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Defense Production Act and COVID-19: FAQs

March 24, 2020 ▪ View/Download PDF

The United States’ response to the spread of the novel coronavirus, the virus that causes the disease COVID-19, has put the Defense Production Act, a 1950 wartime law, in the spotlight. Official statements and news reports about the Defense Production Act, including whether it has been “invoked” or utilized, have been abundant, and occasionally inconsistent. MassPoint Legal and Strategy Advisory PLLC is providing Defense Production Act FAQs for informational purposes.

What is the Defense Production Act?

The Defense Production Act of 1950 (“DPA”) is a federal law that was enacted on September 8, 1950, during the Korean War, to facilitate the expansion and diversion of domestic production from civilian use for “military and related purposes.”[i] The law was adopted at the urging of President Truman, who recommended to Congress that it enact “legislation authorizing the Government to establish priorities and allocate materials as necessary to promote the national security; to limit the use of materials for nonessential purposes; to prevent inventory hoarding; and to requisition supplies and materials needed for the national defense, particularly excessive and unnecessary inventories.”[ii]

The DPA has been amended multiple times. In its current iteration, and most relevant to the response to the outbreak of COVID-19 in the United States, the DPA authorizes the President to procure and allocate—on a priority basis—supplies, services, and production of “scarce and critical” materials and services necessary and appropriate for the “national defense.” Although armed conflict was the “national defense” or “national security” concern when the DPA was adopted in 1950, the concepts of national defense and national security have expanded in the decades since.[iii]

What Authority Does the President Have Under the Defense Production Act to Procure Personal Protective Equipment and Ventilators?

The DPA vests the President with “priorities and allocations” authorities to procure and prioritize for the government materials, services, and production where “necessary or appropriate to promote the national defense.”[iv]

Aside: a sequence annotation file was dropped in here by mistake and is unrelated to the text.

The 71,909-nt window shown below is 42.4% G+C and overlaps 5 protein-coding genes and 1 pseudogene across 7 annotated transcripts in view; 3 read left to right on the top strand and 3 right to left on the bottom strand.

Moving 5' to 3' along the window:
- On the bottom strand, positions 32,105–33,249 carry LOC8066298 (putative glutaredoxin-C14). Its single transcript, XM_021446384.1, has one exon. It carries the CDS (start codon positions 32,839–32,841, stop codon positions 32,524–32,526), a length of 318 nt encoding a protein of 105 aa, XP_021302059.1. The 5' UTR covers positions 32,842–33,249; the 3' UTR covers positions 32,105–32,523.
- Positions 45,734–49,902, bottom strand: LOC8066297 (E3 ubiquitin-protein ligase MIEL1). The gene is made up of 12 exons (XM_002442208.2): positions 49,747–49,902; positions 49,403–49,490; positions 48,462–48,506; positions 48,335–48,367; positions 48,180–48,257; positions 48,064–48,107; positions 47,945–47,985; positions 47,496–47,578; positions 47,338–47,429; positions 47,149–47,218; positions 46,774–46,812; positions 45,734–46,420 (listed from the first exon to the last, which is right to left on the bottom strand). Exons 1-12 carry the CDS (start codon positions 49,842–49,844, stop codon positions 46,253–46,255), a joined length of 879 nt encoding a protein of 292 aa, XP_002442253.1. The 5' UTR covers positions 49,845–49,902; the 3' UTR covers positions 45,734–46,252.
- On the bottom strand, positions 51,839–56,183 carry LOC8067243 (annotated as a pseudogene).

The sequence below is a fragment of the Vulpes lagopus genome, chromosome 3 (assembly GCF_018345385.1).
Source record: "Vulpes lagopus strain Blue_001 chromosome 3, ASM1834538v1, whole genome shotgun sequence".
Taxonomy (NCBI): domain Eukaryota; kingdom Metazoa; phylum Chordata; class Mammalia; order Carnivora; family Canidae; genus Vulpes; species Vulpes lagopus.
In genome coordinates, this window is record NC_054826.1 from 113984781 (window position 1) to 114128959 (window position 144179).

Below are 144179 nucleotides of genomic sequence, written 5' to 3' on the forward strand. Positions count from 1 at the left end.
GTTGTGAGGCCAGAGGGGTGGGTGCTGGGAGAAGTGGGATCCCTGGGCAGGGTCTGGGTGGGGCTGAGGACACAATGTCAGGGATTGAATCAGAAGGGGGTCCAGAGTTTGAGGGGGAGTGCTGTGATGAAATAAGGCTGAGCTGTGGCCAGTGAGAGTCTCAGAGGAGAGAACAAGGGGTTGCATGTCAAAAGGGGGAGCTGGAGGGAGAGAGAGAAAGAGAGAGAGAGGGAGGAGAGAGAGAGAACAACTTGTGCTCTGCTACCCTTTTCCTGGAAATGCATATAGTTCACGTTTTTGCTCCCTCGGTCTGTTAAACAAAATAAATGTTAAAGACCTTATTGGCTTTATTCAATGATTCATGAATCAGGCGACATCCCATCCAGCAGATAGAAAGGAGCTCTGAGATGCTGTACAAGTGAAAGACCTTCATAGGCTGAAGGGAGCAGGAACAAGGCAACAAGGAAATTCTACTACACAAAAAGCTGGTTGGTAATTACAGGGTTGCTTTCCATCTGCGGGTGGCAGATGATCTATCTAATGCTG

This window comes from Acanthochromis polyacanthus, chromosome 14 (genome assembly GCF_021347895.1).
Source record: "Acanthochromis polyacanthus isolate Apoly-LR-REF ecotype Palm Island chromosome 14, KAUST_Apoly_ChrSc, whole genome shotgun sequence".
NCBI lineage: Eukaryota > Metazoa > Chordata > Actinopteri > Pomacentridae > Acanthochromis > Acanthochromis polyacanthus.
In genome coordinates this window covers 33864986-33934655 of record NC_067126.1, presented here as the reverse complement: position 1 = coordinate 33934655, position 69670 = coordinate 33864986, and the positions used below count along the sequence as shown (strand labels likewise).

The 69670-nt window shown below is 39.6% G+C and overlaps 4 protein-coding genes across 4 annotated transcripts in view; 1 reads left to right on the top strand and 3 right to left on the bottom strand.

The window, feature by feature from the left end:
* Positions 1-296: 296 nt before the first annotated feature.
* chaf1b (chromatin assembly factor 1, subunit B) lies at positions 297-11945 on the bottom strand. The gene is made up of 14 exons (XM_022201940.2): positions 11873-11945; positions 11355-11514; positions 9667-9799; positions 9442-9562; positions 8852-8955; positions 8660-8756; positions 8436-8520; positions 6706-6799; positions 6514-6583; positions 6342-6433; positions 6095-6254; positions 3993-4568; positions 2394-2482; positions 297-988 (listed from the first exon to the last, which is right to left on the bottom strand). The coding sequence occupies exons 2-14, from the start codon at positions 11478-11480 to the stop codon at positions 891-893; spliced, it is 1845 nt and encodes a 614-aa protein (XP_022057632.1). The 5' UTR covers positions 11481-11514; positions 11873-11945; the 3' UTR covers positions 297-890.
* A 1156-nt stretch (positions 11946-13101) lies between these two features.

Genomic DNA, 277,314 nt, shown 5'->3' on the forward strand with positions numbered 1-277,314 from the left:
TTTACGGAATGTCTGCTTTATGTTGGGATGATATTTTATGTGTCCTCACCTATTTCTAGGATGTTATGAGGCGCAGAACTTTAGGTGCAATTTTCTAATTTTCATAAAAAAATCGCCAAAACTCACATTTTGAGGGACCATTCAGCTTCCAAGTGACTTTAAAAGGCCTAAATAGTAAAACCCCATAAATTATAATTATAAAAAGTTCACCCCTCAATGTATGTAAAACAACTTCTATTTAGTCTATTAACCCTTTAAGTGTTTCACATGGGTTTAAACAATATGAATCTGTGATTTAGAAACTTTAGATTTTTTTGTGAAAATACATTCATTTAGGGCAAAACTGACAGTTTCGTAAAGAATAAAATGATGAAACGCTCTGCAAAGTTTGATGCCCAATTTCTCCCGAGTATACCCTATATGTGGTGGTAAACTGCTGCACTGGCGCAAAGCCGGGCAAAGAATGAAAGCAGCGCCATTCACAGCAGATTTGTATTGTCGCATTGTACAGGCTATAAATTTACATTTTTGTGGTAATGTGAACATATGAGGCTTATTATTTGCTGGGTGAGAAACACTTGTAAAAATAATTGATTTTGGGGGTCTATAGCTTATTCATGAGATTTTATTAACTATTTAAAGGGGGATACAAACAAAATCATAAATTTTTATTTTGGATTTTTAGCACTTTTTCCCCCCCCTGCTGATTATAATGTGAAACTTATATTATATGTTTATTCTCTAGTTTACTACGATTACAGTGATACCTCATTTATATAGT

• The President may require that contracts or orders of the federal government “take priority over” other contracts or orders (such as contracts or orders with or for private companies) and compel a party (such as a manufacturer) to accept and perform under a federal government contract or order “in preference to any other contracts or orders.”[v]
  • The President may “allocate materials, services, and facilities in such manner, and upon such conditions, and to such extent as he [or she] shall deem necessary or appropriate to promote the national defense.”[vi]

To use the above authorities, the DPA requires the President to first make two findings: (1) that a material subject to a priority contract, order, or allocation is a “scarce and critical material essential to the national defense” and (2) that the requirements of the national defense require the prioritization a contract or order.[vii]  As discussed below, President Trump made these DPA findings with respect to personal protective equipment and ventilators in a March 18, 2020 executive order. The President did not by or pursuant to that Order, however, enter into or require the priority performance of any contract or order for personal protective equipment, ventilators, or other medical equipment or supplies.

Did President Trump “Invoke” the Defense Production Act? What Does Executive Order 13909 Do?

On March 20, 2020, President Trump stated that he “invoked” the DPA to use the “powers of the federal government to help the states” obtain medical equipment, particularly N95 respirators and ventilators. Two days earlier, on March 18, President Trump issued Executive Order 13909, “Prioritizing and Allocating Health and Medical Resources to Respond to the Spread of COVID–19.” The Order relies on the DPA as legal authority, but does not “invoke” the DPA in the sense of activating the law in relation to a specific priority contract, order, or allocation.